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Git commit history commands

Modify previous commit and messages

$ git commit --amend

Add the --amend option to overwrite the latest commit of the branch you’re working on.

When there are no files in an index, you can recommit the previous commit by adding the --amend option, and you’ll be prompted to edit the existing commit message.


Modify & move past commit and messages

$ git rebase -i <commit>

Add a commit hash and a list of all commits up to the latest commit will be listed. Find the commit you wish to modify, and change that line from pick to edit then save and quit.

Next, add the --amend option to commit. A screen for adding a message will be displayed. Modify the message.

$ git commit --amend

Finally, add the --continue option to run rebase.

$ git rebase --continue


Exit rebase

$ git rebase --abort

By adding the --abort option, you can exit the rebase operation.

Show reference log

$ git reflog

The reflog command allows you to see a list of commits that HEAD used to indicate in the past.

08084a5 HEAD@{0}: commit: append description of the pull command
  99daed2 HEAD@{1}: commit: append description of the commit command
  48eec1d HEAD@{2}: checkout: moving from main to issue1
  326fc9f HEAD@{3}: commit: append description of the add command
  48eec1d HEAD@{4}: commit (initial): first commit

Both deleted and successful commits gathered by rebase will be displayed.

Show reference log of branch tip

$ git reflog <ref>

This will show a list of commits for each time the tip of <ref> has changed, similar to below.

445e0ae issue1@{0}: commit (merge): Merge branch 'main' into issue1
1c904bd issue1@{1}: commit (amend): modify description of the pull command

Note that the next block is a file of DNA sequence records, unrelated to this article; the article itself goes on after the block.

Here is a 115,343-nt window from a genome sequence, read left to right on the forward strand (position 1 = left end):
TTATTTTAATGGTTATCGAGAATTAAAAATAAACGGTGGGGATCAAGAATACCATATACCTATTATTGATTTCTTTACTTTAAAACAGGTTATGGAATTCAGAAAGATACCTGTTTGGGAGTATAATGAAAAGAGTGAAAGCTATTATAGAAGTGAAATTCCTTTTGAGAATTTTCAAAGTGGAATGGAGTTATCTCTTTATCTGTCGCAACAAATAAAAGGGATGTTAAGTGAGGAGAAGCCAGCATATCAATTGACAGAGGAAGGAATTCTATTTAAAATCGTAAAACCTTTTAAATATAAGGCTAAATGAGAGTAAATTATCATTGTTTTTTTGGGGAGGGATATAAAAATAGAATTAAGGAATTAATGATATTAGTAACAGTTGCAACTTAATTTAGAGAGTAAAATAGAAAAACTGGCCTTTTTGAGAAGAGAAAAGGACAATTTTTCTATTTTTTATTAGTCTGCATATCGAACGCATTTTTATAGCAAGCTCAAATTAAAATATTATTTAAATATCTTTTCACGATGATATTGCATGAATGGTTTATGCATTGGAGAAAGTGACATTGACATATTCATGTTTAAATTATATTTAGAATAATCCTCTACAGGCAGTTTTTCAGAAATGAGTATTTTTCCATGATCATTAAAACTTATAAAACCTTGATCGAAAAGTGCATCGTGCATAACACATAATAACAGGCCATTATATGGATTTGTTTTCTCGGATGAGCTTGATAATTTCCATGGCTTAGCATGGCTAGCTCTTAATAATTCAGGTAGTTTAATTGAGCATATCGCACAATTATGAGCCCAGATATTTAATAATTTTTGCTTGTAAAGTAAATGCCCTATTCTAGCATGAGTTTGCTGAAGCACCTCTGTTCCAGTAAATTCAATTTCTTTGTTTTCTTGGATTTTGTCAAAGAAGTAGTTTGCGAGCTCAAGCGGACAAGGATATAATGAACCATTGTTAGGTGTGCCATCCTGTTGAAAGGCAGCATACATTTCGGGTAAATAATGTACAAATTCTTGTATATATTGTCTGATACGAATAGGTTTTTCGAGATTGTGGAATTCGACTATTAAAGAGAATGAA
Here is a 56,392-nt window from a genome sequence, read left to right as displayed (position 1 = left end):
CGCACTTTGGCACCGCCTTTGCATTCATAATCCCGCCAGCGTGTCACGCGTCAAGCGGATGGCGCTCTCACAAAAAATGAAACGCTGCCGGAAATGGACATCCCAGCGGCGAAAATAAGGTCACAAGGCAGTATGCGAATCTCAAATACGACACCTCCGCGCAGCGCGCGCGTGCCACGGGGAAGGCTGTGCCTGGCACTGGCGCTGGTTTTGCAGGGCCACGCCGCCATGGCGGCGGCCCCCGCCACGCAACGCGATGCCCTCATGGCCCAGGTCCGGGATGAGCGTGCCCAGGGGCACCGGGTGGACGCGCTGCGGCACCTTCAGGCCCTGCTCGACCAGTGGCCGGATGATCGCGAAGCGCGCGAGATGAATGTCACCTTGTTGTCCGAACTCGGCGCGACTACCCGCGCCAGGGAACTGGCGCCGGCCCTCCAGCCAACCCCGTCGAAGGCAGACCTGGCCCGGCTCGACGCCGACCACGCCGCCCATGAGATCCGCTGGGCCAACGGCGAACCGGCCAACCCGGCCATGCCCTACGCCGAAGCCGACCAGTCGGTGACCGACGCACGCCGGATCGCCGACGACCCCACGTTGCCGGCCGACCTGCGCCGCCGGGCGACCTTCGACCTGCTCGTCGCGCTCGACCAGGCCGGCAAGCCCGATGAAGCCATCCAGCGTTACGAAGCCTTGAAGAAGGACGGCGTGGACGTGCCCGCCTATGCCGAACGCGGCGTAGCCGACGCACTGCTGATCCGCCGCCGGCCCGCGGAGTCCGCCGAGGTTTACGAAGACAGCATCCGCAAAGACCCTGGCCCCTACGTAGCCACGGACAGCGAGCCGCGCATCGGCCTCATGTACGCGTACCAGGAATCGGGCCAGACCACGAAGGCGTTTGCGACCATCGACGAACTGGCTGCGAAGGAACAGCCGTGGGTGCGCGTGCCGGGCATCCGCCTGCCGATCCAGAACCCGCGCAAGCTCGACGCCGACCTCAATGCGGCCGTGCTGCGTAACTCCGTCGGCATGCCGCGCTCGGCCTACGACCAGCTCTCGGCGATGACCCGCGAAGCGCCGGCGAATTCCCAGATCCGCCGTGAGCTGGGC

08084a5 issue1@{2}: commit: append description of the pull command
99daed2 issue1@{3}: commit: append description of the commit command
48eec1d issue1@{4}: branch: Created from 48eec1ddf73a7fb508ef664efd6b3d873631742f

We can see the rebase history of both deleted and existing commits.

Remove previous commit

$ git reset --hard HEAD~


Reset rebase

$ git reset --hard <commit>

Use the reflog command to look up commits before they were rebased. Identify the commit hash or the value of [HEAD@{number}] of the commit that occurred before the rebase. In this example, 71bdfbd and HEAD@{4} are the references to the commit.

a51f8d2 HEAD@{0}: rebase -i (finish): returning to refs/heads/dev
  a51f8d2 HEAD@{1}: rebase -i (squash): update 1
  3a273e1 HEAD@{2}: rebase -i (squash): updating HEAD
  f55ef69 HEAD@{3}: checkout: moving from dev to f55ef69
  71bdfbd HEAD@{4}: commit: update 2
  f55ef69 HEAD@{5}: commit (amend): update 1

Add the hash value (71bdfbd and HEAD@{4}) to <commit> when running the reset command.

The head position of the branch will now move to the commit before the rebase was executed. The state of the branch now will be identical to that before rebase was executed.

Cancel previous reset

$ git reset --hard ORIG_HEAD

ORIG_HEAD refers to the commit before reset took place. You can revert the previous reset by using reset to ORIG_HEAD.

Copy commit from another branch

$ git cherry-pick "<commit>"

The commit identified by its hash will be copied to the current branch.


Search for commit message

$ git log --grep "<pattern>"

Displays commits with text specified in <pattern>.

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